How we sense and move – a surprisingly unique phenomenon



The ability to adapt your movement to signals or cues in the environment is known as sensorimotor adaptation, the focus of one of the many minisymposiums at the conference. Dr. Rachael Seidler and her colleagues at the University of Florida study this phenomenon using the sensorimotor adaptation task, a task where you are required to move a joystick with your hand to hit a target on the computer screen. Over time, people gradually adapt their movements to account for distortion of the presented image. Interestingly, there are quite large individual differences in adaptation rates. Sensorimotor adaptation decreases with age; however, even in older populations, a large spread of abilities are seen. Dr. Seidler was curious whether anything about these older adults predict their excellent performance? First, she found that those individuals who have better spatial working memory abilities have better sensorimotor function. She then examined the brains of individuals performing the sensorimotor adaptation task while in a magnetic resonance imaging scanner. Higher levels of activation of the right dorsolateral prefrontal cortex, a region of the brain involved in higher-level cognitive functioning, predicted better performance on this task. She then examined whether any underlying genetic effects predicted good performance in sensorimotor adaptation – she focused on two dopamine genes (COMT and DRD2). Those individuals who had a genotype that coded for the highest levels of dopamine transmission in the brain showed the greatest performance in sensorimotor adaptation. She then examined the relationship between motor movement and dopamine genotype (low versus high dopamine transmission) in Parkinson’s patients, a group of individuals with impaired dopamine signaling. Parkinson’s patients with the genotype that coded for low dopamine signaling walked more slowly and took smaller steps. When she examined responses to the drug L-DOPA, she saw something interesting. Those with the highest dopamine transmission genes, showed better baseline gait function but no response to treatment. Contrarily, those with the low dopamine transmission genes, showed a worse baseline gait function but a better response to medication. Future research will be needed to investigate other behavioral, brain, and genetic factors that contribute to individual differences in sensorimotor adaptation, how this behavior is modulated by age and disease states, and techniques to improve sensorimotor processing.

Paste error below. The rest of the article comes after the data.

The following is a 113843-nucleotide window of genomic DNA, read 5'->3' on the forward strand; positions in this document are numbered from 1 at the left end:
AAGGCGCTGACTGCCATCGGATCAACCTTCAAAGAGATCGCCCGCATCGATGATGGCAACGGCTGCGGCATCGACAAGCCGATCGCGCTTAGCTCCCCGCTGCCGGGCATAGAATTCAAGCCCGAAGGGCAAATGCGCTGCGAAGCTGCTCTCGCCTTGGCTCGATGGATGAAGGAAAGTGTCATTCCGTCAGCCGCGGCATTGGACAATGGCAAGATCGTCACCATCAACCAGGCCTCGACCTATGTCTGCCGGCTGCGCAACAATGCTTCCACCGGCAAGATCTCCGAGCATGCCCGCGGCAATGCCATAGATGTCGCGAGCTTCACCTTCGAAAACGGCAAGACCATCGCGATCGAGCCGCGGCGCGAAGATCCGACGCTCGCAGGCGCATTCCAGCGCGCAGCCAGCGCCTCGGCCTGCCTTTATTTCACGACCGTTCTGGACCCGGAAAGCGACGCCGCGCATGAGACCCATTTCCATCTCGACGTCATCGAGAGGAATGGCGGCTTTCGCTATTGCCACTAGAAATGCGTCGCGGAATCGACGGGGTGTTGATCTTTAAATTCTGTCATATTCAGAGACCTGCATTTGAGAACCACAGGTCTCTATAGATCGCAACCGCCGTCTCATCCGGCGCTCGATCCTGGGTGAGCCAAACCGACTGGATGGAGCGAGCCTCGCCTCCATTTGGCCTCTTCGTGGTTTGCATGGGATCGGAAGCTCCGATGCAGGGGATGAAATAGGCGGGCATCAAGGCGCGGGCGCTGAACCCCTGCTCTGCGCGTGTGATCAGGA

Julia C. Basso, PhD